• Example: creating a scripting tool to clear user app data to improve performance of roaming profile

Faculty/Digital Arts/Humanities

IT Tech Staff

“The needs of the many outweigh the needs of the few.”

”My student just lost her whole project...!”

Red alert!
These two don't always want to talk to each other!

Digital Arts Cloud Services with Local IT Administration 

  • Corporate cloud solutions may not be sustainable
    • Not relying on third parties: Box, OneDrive, Google
    • Not designed to handle digital art file types anyway!
    • We can lose access suddenly with a university-wide broken contract!
  • Ask IT for campus-administrated cloud server space
    • They can map that server space to your classrooms.
    • Won't work for all classrooms on campus

Where curriculum meets infrastructure

  • Build up Digital Art classroom labs
    • Use a high-resolution production workflow in gen ed classes (~4 - 8k pixels)
    • IT needs to document numbers of students to allocate school computing resources
  • Students taking Digital Arts classes will need more processing powers than most students
    • hours of rendering
    • reliable virtual access to files

Build Infrastructure with IT

  • IT can create small systems (secure spaces/gated access) where students have admin privileges
  • Faculty can teach students to work with university network protocols and campus servers
  • Faculty can involve students in drafting “future-proofing”. . . 
    • instructions
    • policies
    • documentation

Digital Humanities

Digital Arts

“That is illogical with the infrastructure we have.”

”We need to teach students working on all platforms!”

Red alert!
These two don't always want to talk to each other!

”Wait a minute. . .why didn't you all have a consortium like the w3c or the TEI to resist proprietary file types?”

”Irrelevant. The needs of the classroom outweigh the needs of the individual. ”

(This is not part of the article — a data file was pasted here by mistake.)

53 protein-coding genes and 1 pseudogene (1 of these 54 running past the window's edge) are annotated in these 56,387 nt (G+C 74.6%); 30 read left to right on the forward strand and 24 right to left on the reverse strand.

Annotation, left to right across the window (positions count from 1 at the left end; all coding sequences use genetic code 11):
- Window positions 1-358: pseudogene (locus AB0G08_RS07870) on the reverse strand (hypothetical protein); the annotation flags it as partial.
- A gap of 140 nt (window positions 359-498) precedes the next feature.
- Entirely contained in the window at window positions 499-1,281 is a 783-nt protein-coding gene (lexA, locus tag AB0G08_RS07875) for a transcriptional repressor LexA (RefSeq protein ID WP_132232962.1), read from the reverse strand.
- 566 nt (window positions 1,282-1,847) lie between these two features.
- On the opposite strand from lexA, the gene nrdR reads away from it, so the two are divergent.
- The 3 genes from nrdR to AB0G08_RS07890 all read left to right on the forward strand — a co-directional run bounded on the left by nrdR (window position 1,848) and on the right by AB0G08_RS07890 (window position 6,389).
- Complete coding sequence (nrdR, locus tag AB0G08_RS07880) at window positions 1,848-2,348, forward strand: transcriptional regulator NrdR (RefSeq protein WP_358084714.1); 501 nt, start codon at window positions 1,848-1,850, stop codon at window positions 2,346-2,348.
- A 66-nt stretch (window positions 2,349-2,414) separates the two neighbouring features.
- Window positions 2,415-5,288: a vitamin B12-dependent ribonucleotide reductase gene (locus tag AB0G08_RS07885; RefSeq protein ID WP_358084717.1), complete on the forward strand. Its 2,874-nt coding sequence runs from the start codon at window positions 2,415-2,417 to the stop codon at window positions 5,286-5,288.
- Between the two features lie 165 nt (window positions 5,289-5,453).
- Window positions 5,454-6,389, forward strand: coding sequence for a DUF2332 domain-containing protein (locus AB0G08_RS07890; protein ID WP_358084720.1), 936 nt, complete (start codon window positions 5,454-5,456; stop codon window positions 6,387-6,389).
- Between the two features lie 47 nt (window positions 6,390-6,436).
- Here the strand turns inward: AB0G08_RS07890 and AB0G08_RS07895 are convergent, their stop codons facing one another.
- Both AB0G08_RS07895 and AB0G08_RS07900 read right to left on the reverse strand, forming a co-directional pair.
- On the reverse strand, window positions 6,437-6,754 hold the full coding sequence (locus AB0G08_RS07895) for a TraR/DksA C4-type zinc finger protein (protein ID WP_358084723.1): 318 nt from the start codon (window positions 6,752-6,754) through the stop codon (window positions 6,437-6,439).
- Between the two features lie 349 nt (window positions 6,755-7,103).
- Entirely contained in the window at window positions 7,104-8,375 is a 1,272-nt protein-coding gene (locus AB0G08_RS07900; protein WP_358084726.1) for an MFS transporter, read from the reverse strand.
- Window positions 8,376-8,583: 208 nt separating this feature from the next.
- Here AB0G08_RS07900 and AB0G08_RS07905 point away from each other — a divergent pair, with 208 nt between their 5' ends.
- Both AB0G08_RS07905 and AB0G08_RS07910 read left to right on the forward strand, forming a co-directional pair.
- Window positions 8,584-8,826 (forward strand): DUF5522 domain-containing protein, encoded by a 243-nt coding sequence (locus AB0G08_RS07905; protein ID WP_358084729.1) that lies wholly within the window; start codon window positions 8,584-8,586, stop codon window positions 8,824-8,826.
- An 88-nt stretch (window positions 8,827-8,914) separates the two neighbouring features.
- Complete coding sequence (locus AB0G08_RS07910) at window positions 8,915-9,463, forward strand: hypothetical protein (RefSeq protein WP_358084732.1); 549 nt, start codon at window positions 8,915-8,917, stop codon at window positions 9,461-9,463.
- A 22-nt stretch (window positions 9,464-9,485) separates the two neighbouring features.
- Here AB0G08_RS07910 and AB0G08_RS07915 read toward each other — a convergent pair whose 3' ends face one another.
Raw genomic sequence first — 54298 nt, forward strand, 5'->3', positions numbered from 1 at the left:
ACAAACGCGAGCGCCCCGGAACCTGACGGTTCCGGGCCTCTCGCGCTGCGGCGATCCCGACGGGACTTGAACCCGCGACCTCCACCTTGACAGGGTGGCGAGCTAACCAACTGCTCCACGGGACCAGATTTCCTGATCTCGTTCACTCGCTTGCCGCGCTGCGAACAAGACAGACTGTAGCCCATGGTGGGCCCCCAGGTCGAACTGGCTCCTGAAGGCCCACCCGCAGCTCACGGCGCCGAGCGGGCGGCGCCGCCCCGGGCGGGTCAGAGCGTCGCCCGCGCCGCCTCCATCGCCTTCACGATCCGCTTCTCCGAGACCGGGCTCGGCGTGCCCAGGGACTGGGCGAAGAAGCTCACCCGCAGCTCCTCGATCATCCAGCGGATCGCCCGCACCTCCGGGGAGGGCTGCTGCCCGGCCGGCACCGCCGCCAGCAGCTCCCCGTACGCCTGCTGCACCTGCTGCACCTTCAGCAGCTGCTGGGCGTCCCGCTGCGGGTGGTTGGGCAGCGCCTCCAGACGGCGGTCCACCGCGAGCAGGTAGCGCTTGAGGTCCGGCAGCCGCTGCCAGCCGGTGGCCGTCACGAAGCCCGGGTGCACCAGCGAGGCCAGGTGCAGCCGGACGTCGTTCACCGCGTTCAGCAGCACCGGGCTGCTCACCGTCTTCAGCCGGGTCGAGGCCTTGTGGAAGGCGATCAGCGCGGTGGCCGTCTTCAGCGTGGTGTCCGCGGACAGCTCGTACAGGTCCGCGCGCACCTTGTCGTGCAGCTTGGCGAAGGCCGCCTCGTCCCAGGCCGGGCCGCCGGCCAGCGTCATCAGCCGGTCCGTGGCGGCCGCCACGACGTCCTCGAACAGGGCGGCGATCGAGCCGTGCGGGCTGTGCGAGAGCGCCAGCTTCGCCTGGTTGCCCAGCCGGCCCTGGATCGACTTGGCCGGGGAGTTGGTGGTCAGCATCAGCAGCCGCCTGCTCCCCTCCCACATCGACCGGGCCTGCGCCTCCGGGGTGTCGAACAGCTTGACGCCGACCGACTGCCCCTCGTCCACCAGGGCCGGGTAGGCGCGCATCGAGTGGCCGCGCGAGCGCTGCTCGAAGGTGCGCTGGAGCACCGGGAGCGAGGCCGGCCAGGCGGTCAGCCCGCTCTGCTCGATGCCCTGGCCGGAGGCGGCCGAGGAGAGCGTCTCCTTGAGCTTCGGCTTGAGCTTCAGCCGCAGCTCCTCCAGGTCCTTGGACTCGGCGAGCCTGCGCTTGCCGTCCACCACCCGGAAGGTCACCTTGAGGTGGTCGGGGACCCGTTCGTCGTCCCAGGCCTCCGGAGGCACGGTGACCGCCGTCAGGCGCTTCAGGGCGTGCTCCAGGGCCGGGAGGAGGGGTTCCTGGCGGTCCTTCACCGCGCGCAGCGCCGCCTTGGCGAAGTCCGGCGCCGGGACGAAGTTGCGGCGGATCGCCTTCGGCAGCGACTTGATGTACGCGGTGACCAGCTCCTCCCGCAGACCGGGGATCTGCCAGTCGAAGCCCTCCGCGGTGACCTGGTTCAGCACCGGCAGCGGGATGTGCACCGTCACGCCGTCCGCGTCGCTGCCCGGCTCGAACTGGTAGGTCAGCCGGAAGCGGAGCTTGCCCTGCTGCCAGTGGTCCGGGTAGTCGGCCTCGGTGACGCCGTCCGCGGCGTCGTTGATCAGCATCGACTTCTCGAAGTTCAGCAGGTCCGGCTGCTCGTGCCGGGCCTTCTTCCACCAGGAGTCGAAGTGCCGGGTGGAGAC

• Digital Arts, Digital Humanities faculty can support each other
    • Boost awareness of distinct file handling needs: images / multimedia vs. text-based code/web files
      • Is cross-platform compatibility possible for digital video production? (In 2021, it's complicated!)
      • Corporate culture vs. University culture
        • Adobe culture vs.
        • GitHub coding culture
        • File directory handling in Mac, Linux, and Windows
    • Work together to build info retrieval systems, web forms, digital galleries and publishing venues
    • Locate, evaluate, organize web services that students can control for themselves
      • Introduce but look beyond university hosting
      • e.g. YouTube, GitHub/GitHub Pages, Digital Ocean

Infrastructure beyond IT

  • Minimize classroom impact of corporate warfare
    • Turning off HEIC imaging
    • The problem of Quicktime .mov: once universal like .jpeg, now behind paywall
    • Turning off OneDrive syncing so it doesn't interfere w/ GitHub
    • Proprietary file types are not conducive to open source/open access work

Platform conflicts
impose corporate nightmares

  • IT . . .
    • Can improve performance/manage traffic for digital art
    • Can create virtual cores
    • Can create in-house virtual render farm that requires no extra hardware
    • Can create extra cloud storage space without spending money on new hardware
    • Can code applications that work within their network
    • Likes to support open source file types
      • (which is why they often don't like Apple, but Windows is not immune.)
    • So use the network that already exists.


IT can DO!

When to expect problems

  • IT doesn't recognize your tech
    • perceived narrow niche
    • questions about accessibility
  • Transitional moments:
    • IT staff turnover
    • faculty turnover
  • Budget contingencies
    • Pulling plugs: dropping support of your favorite tools
  • Long-range support of projects
    • University support of a web service you made
      • with students
      • with collaborators at other institutions

Our digital infrastructure needs to. . .

  • Recognize limits of university networks and staff.
    • University support is fragmented and short range.
    • Friendships are vital.
  • Recognize where long-range support is (im)possible.
    • University file storage vs. GitHub and web hosting
    • Prepare projects to move, and teach portability as essential to digital literacy.
  • Recognize what our students need to thrive outside the university.
    • Students need to share their work to demonstrate skills and find careers
    • Give students opportunities to launch and port projects they own
    • Help students maintain ownership and connection to their projects after they graduate.

Building University Infrastructure for Digital Art

By Elisa Beshero-Bondar

Building University Infrastructure for Digital Art